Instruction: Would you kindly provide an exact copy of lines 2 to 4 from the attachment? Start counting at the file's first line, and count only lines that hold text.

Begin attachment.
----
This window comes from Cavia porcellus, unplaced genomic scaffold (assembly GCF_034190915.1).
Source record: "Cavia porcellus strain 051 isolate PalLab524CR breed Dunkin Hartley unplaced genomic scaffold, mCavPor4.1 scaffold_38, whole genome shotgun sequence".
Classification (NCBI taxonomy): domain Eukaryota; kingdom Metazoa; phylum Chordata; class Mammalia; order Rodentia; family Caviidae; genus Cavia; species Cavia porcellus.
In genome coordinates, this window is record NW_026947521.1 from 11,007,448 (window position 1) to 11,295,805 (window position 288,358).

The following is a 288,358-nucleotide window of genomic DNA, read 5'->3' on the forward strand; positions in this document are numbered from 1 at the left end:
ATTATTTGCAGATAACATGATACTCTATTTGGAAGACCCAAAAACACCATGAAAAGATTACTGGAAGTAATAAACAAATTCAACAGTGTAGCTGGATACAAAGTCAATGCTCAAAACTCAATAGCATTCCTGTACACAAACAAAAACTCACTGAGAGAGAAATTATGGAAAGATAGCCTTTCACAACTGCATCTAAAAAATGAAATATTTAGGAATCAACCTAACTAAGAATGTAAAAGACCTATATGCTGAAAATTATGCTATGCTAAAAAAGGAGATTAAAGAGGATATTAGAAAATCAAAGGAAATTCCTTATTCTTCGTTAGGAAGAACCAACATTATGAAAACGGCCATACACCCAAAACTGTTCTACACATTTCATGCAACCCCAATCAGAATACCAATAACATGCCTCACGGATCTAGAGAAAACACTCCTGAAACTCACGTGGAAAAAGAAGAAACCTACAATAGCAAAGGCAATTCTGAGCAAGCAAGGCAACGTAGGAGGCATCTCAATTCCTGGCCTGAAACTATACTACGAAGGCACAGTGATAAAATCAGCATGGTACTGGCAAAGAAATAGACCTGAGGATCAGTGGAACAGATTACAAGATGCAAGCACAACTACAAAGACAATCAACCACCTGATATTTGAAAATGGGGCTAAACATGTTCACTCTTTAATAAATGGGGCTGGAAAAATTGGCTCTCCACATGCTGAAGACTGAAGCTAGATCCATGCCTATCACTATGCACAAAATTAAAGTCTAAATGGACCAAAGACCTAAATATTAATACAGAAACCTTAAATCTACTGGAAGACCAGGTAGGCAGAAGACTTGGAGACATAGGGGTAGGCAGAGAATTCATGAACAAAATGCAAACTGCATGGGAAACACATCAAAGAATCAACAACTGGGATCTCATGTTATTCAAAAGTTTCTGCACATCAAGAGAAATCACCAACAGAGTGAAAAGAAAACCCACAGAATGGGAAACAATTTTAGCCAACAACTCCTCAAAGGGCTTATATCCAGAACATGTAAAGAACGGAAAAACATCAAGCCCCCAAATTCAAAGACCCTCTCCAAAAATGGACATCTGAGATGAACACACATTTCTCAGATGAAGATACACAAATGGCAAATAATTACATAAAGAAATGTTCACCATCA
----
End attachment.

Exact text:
Source record: "Cavia porcellus strain 051 isolate PalLab524CR breed Dunkin Hartley unplaced genomic scaffold, mCavPor4.1 scaffold_38, whole genome shotgun sequence".
Classification (NCBI taxonomy): domain Eukaryota; kingdom Metazoa; phylum Chordata; class Mammalia; order Rodentia; family Caviidae; genus Cavia; species Cavia porcellus.
In genome coordinates, this window is record NW_026947521.1 from 11,007,448 (window position 1) to 11,295,805 (window position 288,358).